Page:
Websites for Kids Who Love Weather
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My youngest, 8, is obsessed with weather and says he wants to be a meteorologist when he grows up. He checks The Weather Channel’s app on my phone daily. For Christmas, Santa brought him a digital weather center. A backyard sensor, hanging in a tree next to his playground, provides data to the center, which sits at the foot of his bed. He loves being able to report the current temperature (inside and out), humidity and barometric pressure.
With chances of snow in the forecast, his enthusiasm is quite high this week, and like most school-age kids, he has high hopes for substantial snow accumulation so that he can not only enjoy a snow day, but also build a snowman and go sledding.
If your kids are also curious about weather, here are a few fun and informative websites you should consider bookmarking.
Young Meteorologist. Owlie Skywarn is an official mascot of the National Weather Service to help kids learn about weather science and safety. At Young Meteorologist, kids can help Owlie collect data, complete weather challenges and receive a certificate for the young meteorologist program.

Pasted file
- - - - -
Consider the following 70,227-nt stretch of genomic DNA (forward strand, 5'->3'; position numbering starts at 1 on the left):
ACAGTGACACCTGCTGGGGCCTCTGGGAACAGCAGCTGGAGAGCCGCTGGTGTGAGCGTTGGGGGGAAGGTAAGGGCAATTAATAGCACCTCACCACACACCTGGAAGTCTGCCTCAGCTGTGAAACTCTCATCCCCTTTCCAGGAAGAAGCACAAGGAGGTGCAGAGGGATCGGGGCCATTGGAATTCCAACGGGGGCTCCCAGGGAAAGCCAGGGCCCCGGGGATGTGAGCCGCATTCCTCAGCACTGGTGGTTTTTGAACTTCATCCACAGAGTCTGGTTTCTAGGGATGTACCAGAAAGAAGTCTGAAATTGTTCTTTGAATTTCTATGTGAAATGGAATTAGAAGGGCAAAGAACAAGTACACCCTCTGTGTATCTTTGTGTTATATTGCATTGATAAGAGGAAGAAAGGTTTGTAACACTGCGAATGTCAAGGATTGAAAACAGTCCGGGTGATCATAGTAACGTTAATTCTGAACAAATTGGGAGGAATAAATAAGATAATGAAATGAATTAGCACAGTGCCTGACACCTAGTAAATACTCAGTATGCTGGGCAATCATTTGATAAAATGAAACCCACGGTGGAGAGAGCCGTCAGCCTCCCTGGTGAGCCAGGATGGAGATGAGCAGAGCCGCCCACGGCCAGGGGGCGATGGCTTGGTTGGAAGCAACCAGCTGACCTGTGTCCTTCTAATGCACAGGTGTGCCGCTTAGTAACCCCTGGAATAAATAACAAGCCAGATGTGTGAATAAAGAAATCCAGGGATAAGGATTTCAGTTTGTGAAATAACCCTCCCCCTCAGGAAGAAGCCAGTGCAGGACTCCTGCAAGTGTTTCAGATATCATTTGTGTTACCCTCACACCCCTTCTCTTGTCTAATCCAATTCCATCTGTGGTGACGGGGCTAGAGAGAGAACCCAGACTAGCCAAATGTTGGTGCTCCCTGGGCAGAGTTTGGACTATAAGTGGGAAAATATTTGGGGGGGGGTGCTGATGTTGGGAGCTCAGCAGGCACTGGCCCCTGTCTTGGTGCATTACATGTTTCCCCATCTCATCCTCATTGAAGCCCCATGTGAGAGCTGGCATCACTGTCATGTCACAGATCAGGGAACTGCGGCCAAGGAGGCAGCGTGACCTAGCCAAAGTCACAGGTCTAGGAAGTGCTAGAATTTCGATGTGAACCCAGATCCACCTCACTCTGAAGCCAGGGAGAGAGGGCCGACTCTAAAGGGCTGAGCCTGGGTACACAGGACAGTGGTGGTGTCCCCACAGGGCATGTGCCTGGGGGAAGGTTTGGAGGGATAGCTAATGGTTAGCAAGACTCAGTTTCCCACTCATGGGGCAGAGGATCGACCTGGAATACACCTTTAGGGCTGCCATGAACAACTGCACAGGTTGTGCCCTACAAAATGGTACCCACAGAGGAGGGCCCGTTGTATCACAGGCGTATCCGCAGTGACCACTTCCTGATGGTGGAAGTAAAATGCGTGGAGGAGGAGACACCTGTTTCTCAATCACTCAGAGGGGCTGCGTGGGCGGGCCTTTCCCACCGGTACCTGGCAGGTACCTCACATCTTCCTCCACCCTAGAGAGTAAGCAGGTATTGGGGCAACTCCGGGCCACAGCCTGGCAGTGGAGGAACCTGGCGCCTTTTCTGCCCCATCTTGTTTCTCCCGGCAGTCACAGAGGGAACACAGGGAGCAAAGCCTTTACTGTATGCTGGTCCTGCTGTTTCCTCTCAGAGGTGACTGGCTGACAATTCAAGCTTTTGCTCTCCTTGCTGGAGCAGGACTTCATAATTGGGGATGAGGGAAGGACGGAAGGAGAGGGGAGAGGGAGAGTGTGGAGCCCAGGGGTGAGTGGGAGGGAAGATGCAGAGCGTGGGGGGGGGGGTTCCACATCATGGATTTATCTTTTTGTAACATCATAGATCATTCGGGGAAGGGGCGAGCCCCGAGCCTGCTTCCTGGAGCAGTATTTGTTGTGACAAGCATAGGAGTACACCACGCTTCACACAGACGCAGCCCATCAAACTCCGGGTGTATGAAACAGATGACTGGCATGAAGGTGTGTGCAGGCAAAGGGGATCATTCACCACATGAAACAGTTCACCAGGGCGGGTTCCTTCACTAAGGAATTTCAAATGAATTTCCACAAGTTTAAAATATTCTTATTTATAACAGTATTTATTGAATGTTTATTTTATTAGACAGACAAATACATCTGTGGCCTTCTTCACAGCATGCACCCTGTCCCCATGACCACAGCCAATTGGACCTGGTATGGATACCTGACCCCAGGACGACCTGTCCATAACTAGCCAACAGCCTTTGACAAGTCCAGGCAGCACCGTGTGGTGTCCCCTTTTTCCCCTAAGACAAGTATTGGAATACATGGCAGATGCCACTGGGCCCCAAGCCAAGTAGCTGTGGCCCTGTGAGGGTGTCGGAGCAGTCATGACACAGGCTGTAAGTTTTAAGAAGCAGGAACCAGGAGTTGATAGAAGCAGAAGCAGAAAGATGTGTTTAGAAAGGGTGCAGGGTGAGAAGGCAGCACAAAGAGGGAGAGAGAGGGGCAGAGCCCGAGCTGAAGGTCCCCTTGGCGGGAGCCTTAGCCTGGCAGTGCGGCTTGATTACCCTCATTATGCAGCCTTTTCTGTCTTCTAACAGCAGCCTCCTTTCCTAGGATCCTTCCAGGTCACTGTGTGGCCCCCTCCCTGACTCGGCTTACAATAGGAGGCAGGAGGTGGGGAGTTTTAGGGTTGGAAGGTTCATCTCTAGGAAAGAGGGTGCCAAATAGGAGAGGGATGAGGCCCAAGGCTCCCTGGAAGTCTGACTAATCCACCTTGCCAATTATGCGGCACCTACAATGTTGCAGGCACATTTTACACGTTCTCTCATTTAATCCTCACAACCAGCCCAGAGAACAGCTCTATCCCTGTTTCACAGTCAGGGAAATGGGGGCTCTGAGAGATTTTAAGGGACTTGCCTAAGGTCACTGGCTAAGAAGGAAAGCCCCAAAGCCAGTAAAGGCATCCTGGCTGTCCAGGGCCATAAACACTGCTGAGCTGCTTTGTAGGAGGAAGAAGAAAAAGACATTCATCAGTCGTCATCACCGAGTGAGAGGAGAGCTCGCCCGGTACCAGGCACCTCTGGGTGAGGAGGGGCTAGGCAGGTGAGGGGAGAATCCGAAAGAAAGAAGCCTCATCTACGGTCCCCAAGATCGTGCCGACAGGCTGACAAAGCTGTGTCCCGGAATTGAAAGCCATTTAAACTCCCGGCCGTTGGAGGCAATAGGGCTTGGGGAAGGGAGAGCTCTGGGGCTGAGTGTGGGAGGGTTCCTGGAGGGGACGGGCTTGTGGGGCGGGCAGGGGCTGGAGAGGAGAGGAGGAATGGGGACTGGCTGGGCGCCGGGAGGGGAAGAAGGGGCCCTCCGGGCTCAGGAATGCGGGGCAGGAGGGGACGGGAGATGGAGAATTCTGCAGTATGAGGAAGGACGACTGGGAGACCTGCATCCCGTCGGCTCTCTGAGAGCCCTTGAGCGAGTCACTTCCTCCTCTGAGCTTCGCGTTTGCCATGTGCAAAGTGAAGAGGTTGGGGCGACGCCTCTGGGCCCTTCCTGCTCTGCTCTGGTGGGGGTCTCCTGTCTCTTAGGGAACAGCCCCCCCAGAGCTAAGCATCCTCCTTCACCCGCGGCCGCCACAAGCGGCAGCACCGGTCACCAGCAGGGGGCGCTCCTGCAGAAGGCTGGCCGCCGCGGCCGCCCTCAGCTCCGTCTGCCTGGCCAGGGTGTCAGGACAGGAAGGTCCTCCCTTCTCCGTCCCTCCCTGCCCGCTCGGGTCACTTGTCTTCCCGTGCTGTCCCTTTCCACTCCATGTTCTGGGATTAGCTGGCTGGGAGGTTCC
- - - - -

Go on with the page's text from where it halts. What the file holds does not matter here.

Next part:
NASA has a Climate Kids site where you’ll find climate trivia, articles about global warming and interactive games.
Weather Wiz Kids is an educational website that has a wealth of information about weather and natural disasters. There’s a terrific section for experiments, too. Want to know how to create a Tornado in a Bottle or Make Your Own Barometer? You’ll find it here along with jokes, folklore and games.
The Old Farmer’s Almanac for Kids. Enter your zip code for today’s forecast. There’s also a section on astronomy and a weather word of the week. Enter your date of birth to find out what the weather was like on the day you were born.
Tree House Weather Kids. Learn about clouds, seasons, air pressure, winds, global warming and violent weather. Download a template to create your own weather comic.
Weather Watch. This site from Scholastic outlines steps to observe, gather data, investigate and forecast the weather. Scholastic also has an Interactive Weather Maker site that allows young meteorologists to create the weather by adjusting humidity and temperature. Experiment with the settings to create a variety of conditions such as rain or snow.